Connect with us

Cannabis Now

Cannabis Now

Microsoft CEO Jumps On “Canabizness” Bandwagon

Microsoft CEO, Jamen Shively, with his advisors has they discuss their support of marijuana business.


Microsoft CEO Jumps On “Canabizness” Bandwagon

“Yes, we are Big Marijuana,” said former Microsoft CEO Jamen Shively, 45, who announced last Thursday that he plans to open Starbucks like chain cannabis stores in Colorado and Washington State.

Shively told reporters he hopes to raise $100 million in investments, that will create “the most recognized brand in an industry that does not exist yet.”

Shively hopes to open 12 retail stores in both Colorado and Washington State and will ultimately have 100 stores in operation in California when voters go to the polls to legalize cannabis in the golden state in November 2014.

Questioned by reporters about violating federal law, Shively responded by saying “People are saying, ‘You are putting a target on your back,’ but it’s really not a big deal,” he said

Former Mexican President Vicente Fox was also present at the press conference Thursday, lending his support for Shively’s plans. Fox encouraged Obama to allow the states to decide if cannabis legalization  is in their best interest  and that cannabis legalization will also put a dent in the profits of the drug cartels in Mexico. “Business investment” like Shively’s “will bring a solution to Mexico’s huge crime problem,” Fox told Slate. “Criminals won’t be able to get the money because the money will be in the hands of people like Jamen.”

Slate’s Dominic Holden responded to the press conference by saying this:

By all accounts, Americans are on Shively and Fox’s side. For the first time this year, a majority of Americans (52 percent) said they support legalizing marijuana. Sixty-four percent of Americans think the federal government “should not” enforce marijuana laws in states that have legalized pot, according to a December poll. That figure includes 43 percent of respondents who don’t think pot should be legal—in other words, even if they don’t like laws like Washington’s and Colorado’s, they still think the president should butt out if such laws pass.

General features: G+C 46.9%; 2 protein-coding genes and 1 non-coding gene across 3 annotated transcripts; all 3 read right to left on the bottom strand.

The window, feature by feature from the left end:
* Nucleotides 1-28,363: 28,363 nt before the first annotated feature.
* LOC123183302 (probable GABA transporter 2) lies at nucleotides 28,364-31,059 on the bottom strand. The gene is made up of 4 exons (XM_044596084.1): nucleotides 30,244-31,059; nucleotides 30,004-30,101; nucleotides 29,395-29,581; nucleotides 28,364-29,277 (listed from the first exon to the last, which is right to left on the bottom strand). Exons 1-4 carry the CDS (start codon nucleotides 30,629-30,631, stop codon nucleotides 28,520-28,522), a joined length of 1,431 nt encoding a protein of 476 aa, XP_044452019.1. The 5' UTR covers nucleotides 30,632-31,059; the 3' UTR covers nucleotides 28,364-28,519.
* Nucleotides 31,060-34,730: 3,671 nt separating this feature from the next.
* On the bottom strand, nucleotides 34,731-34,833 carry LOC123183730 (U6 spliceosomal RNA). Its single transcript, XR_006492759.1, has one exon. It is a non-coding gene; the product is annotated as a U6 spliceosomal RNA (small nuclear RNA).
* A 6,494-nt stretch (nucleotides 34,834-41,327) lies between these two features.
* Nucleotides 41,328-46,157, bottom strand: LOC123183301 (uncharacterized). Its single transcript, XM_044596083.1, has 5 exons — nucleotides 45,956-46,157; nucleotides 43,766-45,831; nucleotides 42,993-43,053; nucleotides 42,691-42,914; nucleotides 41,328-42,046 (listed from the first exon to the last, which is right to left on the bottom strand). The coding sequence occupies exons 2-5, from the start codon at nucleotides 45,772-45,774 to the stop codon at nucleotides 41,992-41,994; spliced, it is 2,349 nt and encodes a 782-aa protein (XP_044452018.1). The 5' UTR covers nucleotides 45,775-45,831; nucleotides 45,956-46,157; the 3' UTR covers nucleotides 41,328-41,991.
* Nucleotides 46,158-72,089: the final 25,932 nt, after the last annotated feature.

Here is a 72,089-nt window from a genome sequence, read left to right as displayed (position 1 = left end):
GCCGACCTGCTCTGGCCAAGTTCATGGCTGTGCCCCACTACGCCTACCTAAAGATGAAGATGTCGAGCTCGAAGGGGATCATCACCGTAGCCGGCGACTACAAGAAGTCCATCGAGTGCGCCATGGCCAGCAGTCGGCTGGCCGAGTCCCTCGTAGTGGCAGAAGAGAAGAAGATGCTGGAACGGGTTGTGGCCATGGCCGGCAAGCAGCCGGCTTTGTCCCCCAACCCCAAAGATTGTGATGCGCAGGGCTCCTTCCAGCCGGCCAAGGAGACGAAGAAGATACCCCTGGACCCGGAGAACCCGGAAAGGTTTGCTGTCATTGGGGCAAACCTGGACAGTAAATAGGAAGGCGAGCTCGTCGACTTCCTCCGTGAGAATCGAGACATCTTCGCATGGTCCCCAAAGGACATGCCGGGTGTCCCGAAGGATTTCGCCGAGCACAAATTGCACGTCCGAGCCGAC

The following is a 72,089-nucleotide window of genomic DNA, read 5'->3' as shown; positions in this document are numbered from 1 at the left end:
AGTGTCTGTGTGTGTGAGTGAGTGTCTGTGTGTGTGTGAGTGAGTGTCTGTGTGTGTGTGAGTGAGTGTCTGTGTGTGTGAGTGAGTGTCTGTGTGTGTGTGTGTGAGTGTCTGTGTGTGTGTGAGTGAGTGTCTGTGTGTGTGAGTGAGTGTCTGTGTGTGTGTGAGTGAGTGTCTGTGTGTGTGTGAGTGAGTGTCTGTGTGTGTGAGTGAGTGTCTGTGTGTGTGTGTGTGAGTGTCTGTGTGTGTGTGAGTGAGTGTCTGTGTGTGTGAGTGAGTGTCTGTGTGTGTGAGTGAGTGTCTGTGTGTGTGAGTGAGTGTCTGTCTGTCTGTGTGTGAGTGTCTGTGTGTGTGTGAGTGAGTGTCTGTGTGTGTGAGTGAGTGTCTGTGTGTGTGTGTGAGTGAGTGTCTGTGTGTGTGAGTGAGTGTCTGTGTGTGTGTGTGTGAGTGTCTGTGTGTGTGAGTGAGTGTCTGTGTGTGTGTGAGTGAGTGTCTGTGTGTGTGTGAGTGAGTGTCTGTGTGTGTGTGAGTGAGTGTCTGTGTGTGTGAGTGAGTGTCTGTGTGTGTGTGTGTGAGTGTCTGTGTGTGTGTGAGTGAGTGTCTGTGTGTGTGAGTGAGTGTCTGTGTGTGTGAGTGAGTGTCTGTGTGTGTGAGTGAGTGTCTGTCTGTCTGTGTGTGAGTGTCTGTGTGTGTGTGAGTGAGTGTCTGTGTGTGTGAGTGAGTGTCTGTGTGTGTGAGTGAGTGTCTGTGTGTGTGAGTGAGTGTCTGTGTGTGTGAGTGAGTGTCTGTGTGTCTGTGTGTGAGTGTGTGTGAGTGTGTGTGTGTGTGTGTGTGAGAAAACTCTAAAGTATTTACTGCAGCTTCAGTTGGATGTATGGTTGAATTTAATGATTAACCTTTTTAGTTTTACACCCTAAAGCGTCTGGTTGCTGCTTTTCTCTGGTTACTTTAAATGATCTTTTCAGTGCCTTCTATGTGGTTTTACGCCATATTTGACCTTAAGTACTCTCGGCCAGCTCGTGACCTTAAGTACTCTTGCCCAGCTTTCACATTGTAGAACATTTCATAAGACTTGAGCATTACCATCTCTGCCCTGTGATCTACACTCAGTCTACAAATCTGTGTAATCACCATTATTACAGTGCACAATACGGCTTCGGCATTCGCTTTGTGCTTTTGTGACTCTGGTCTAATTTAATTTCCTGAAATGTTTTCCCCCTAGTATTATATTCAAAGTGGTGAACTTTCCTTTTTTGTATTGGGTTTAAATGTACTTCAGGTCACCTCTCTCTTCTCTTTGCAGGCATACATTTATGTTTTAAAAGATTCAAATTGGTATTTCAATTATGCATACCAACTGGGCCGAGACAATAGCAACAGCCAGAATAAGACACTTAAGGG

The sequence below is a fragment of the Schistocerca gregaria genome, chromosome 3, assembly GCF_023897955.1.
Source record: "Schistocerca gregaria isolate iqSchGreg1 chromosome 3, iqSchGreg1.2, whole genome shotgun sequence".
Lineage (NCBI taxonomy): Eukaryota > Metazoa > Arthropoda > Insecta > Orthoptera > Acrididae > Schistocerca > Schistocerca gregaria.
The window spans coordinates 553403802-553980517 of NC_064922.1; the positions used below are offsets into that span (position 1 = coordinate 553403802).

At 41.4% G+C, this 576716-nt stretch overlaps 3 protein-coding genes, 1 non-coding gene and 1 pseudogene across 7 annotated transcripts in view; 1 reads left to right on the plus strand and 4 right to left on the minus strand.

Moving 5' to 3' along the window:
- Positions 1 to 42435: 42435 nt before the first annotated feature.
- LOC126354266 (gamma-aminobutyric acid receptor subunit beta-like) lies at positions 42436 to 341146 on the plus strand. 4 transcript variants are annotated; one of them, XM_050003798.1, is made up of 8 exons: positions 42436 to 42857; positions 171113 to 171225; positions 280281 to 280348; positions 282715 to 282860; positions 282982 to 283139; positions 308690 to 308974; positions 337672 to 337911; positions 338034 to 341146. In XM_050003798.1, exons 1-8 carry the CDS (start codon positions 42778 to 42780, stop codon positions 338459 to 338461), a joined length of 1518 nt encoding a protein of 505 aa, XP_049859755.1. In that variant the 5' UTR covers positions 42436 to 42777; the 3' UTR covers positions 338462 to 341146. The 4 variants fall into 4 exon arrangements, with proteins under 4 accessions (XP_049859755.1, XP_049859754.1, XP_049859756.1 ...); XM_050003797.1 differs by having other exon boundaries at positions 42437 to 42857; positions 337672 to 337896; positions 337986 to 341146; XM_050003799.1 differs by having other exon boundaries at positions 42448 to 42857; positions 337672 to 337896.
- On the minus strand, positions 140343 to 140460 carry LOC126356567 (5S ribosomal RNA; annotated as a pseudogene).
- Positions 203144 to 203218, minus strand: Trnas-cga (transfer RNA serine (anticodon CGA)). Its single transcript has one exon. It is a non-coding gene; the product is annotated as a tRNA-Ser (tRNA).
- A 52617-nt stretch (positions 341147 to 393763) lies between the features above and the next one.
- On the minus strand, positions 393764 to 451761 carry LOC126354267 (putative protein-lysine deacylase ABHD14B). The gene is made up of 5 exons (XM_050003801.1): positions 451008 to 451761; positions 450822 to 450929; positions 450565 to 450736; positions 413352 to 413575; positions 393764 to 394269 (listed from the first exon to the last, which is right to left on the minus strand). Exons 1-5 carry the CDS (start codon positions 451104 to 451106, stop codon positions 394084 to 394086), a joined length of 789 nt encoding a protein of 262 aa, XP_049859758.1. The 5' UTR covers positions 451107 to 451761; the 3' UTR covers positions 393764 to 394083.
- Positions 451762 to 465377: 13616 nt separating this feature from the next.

Once legalization becomes a reality, support for it will likely continue climbing. Regulating the pot market is the only way to tightly control it. That includes collecting taxes, which states can use to pay for programs voters like (especially Obama voters). Washington state estimates that it will bring in between roughly $250 and $500 million in taxes annually. Of that, nearly 80 percent will fund health programs, including up to $110 million annually earmarked to address substance abuse.

I’m not thrilled by the prospect of smoking the Starbucks of bud, but I hold out hope that the microbrews of pot can also flourish in the emerging state markets. And since large-scale operations have the most to lose, they will be the most accountable. They have the incentive to check ID (keeping pot out of the hands of kids, since sales to people under the age of 21 remain illegal), pay taxes (Shively expects to pay $300 million a year in taxes), and adhere to the letter of the law, establishing a model for the pot industry that will make it safer than the illegal market.

If Obama and Holder try to stand in the way of all this progress, they’ll have nothing to offer except more years of a failed war on drugs.  A federal crackdown would offer none of the benefits of legalization. Rather than fight Jamen Shively and the other would-be moguls who will surely follow him, the president and his attorney general should let them do what the White House can’t—beat the black market at its own game.

By Toby Rogers

More in Economics

To Top